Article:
And at least for this season of life, I’m pretty sure God’s calling me to be an elementary school gym teacher.
I love Republic Wireless. Give me 10 minutes of your time to convince you why you should switch from one of the “big name” wireless companies, and I will work hard to do just that. I’ll take 30 minutes if that’s what it requires.
The only frustration as a participant (active!) in the refer-a-friend program is that every few months it feels like they shut down the program and overhaul it. I’ve missed at least two referral bonuses because they recently (as of October 31st most recently) shuttered the program.
So in light of the program being shut down, and me missing some referrals, I have now transferred my link (http://benlikes.us/republic for those keeping score at home) to a simple affiliate link. This means, dear reader, you no longer get $20 off for using my link. But you’ll still get $1000 off per year, so that’s something.
I get paid a small commission for every person who uses my link and signs up for service, but it doesn’t increase the cost to you at all.
They’ve recently announced that they’ll be releasing the new Moto X (2014 edition) as an option, which is phenomenal. Reading the reviews around the web, you’ll soon see that the new Moto X is an upgrade in every way from the already-good first generation X.
When I place my phone on the little sticker on the top of my bicycle saddle, I hear a pleasant little “blu-doomp!” that tells me the following sequence has been triggered:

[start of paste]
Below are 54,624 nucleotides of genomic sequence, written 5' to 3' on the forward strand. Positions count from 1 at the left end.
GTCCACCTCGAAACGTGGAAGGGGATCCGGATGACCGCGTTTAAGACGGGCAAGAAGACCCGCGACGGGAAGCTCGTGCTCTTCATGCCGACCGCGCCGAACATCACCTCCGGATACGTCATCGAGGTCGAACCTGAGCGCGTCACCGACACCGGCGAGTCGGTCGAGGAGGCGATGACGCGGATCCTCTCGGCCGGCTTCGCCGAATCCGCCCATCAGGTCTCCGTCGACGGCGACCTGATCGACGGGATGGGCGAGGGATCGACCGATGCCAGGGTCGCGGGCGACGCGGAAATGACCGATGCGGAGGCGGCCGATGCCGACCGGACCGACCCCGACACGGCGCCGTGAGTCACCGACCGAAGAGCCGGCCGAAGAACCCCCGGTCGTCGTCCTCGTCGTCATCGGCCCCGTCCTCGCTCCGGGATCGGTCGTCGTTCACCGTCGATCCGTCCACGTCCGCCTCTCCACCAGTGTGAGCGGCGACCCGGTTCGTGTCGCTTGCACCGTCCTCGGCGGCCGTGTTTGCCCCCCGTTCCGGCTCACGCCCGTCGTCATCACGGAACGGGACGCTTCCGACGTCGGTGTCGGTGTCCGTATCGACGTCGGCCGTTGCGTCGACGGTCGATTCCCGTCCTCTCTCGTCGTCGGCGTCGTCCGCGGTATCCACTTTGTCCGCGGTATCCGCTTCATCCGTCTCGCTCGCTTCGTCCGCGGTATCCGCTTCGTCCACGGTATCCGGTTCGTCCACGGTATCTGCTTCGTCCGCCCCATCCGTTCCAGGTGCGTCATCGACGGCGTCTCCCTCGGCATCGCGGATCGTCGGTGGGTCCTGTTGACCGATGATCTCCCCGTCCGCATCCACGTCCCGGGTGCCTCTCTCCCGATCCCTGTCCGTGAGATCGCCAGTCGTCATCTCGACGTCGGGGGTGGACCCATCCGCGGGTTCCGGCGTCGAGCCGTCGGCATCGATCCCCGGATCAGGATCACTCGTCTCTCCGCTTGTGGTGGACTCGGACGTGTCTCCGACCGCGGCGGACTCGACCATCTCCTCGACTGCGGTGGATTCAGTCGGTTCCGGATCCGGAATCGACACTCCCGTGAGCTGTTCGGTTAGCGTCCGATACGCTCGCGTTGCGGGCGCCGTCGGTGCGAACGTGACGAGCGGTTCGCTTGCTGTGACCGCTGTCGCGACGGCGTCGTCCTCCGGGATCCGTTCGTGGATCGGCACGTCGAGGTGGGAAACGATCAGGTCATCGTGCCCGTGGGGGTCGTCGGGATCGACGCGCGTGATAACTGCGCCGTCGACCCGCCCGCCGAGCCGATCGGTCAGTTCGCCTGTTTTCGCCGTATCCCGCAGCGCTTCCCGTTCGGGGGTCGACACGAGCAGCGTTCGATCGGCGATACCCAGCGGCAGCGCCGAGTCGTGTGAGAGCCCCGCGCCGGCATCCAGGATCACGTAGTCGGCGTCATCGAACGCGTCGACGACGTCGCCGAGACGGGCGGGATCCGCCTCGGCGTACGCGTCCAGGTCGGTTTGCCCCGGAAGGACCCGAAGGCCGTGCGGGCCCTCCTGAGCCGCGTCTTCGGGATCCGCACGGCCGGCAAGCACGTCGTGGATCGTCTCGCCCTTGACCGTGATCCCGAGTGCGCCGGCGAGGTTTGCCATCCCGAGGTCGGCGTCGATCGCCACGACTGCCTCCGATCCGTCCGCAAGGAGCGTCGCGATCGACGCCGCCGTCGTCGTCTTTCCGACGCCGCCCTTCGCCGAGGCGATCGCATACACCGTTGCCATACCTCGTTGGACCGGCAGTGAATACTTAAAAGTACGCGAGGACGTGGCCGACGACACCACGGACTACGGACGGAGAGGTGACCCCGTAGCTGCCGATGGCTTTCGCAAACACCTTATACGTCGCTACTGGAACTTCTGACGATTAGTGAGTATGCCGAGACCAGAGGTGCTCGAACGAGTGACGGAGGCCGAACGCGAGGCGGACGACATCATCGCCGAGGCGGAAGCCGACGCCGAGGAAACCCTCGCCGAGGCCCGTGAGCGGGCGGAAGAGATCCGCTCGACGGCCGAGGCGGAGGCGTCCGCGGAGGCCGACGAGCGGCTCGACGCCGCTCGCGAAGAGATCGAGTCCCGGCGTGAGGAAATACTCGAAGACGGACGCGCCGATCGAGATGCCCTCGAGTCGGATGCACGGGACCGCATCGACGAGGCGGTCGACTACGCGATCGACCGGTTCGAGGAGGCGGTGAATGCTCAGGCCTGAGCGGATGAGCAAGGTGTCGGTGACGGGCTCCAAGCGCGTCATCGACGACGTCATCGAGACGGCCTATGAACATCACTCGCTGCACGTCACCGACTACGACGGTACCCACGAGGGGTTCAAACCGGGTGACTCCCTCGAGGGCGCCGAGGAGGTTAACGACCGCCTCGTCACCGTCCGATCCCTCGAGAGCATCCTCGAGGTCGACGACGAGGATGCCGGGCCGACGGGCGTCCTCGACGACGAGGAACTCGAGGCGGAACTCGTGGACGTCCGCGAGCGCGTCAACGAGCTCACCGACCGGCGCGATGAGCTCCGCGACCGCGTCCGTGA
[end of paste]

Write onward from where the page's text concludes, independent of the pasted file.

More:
Send my wife a text that says “Just got on my bike”
Open the Map My Ride application.
Tap the “start workout” button.
Once I hear the “blu-doomp!” indicator, I watch my phone for 1.5 seconds until the workout starts, then put the phone back in my pocket (or my amazing Novara Gotham Rack Trunk from REI) and take off.
The smartphone in my pocket (a Republic Wireless 1st generation Moto X) has an astounding amount of computing power. The one in your pocket does, too.
The one thing that computers do better than anything else is speed up repetitive tasks. You can tell a computer using one line of code to copy the paragraph you are currently reading 1,000 times, outlining each paragraph with a different-colored box, and it’ll be finished before you get done reading the paragraph the first time.
Computers are good at repetition.
App developers seem allergic to harnessing that power as it relates to end user experience and NFC, most likely because geeks like me are the only ones who put in the time to get it set up.
(As an aside, the market is ripe with need of an open-source standard uniting the internet of things with the internet in our pocket. I doubt any of the Googles or Apples or Microsofts in today’s world could pull it off. It’ll have to be a newcomer. But that’s another post entirely.)
The magic of NFC (Near Field Communication, or the technology powering the little sticker on my bike) has not taken mass-market hold as I’d imagined it would by now, apart from Apple Pay and Google Wallet with their 45 minutes of fame earlier this year.